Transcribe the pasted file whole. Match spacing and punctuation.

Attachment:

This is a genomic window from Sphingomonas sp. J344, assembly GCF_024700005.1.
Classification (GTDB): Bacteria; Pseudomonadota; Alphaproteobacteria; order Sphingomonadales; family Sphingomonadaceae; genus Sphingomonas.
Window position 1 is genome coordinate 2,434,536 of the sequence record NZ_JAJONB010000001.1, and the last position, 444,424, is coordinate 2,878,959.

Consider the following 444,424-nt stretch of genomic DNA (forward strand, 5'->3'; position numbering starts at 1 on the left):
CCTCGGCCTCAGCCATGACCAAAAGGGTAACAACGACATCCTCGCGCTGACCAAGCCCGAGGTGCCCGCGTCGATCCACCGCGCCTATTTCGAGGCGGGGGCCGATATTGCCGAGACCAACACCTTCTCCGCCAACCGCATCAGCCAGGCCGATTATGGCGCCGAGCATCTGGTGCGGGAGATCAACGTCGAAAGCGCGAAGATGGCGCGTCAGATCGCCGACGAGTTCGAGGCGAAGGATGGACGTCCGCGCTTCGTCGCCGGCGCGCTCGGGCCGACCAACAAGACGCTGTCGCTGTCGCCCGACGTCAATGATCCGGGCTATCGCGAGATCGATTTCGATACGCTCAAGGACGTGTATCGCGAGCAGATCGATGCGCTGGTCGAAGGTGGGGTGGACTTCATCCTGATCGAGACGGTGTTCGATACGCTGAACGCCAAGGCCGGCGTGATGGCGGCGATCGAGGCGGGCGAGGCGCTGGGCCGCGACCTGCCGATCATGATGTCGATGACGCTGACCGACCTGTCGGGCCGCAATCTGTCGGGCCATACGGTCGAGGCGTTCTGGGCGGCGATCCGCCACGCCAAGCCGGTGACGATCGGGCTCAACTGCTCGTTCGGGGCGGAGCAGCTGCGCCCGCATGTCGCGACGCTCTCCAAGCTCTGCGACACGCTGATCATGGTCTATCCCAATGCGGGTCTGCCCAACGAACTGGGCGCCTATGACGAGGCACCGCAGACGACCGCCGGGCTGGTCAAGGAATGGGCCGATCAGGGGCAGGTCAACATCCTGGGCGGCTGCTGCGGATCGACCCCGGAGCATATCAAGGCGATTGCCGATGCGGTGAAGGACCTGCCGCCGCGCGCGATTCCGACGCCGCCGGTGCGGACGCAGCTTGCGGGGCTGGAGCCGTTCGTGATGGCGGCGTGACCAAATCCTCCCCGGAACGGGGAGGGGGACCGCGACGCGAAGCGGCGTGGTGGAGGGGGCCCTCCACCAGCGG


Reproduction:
This is a genomic window from Sphingomonas sp. J344, assembly GCF_024700005.1.
Classification (GTDB): Bacteria; Pseudomonadota; Alphaproteobacteria; order Sphingomonadales; family Sphingomonadaceae; genus Sphingomonas.
Window position 1 is genome coordinate 2,434,536 of the sequence record NZ_JAJONB010000001.1, and the last position, 444,424, is coordinate 2,878,959.

Consider the following 444,424-nt stretch of genomic DNA (forward strand, 5'->3'; position numbering starts at 1 on the left):
CCTCGGCCTCAGCCATGACCAAAAGGGTAACAACGACATCCTCGCGCTGACCAAGCCCGAGGTGCCCGCGTCGATCCACCGCGCCTATTTCGAGGCGGGGGCCGATATTGCCGAGACCAACACCTTCTCCGCCAACCGCATCAGCCAGGCCGATTATGGCGCCGAGCATCTGGTGCGGGAGATCAACGTCGAAAGCGCGAAGATGGCGCGTCAGATCGCCGACGAGTTCGAGGCGAAGGATGGACGTCCGCGCTTCGTCGCCGGCGCGCTCGGGCCGACCAACAAGACGCTGTCGCTGTCGCCCGACGTCAATGATCCGGGCTATCGCGAGATCGATTTCGATACGCTCAAGGACGTGTATCGCGAGCAGATCGATGCGCTGGTCGAAGGTGGGGTGGACTTCATCCTGATCGAGACGGTGTTCGATACGCTGAACGCCAAGGCCGGCGTGATGGCGGCGATCGAGGCGGGCGAGGCGCTGGGCCGCGACCTGCCGATCATGATGTCGATGACGCTGACCGACCTGTCGGGCCGCAATCTGTCGGGCCATACGGTCGAGGCGTTCTGGGCGGCGATCCGCCACGCCAAGCCGGTGACGATCGGGCTCAACTGCTCGTTCGGGGCGGAGCAGCTGCGCCCGCATGTCGCGACGCTCTCCAAGCTCTGCGACACGCTGATCATGGTCTATCCCAATGCGGGTCTGCCCAACGAACTGGGCGCCTATGACGAGGCACCGCAGACGACCGCCGGGCTGGTCAAGGAATGGGCCGATCAGGGGCAGGTCAACATCCTGGGCGGCTGCTGCGGATCGACCCCGGAGCATATCAAGGCGATTGCCGATGCGGTGAAGGACCTGCCGCCGCGCGCGATTCCGACGCCGCCGGTGCGGACGCAGCTTGCGGGGCTGGAGCCGTTCGTGATGGCGGCGTGACCAAATCCTCCCCGGAACGGGGAGGGGGACCGCGACGCGAAGCGGCGTGGTGGAGGGGGCCCTCCACCAGCGG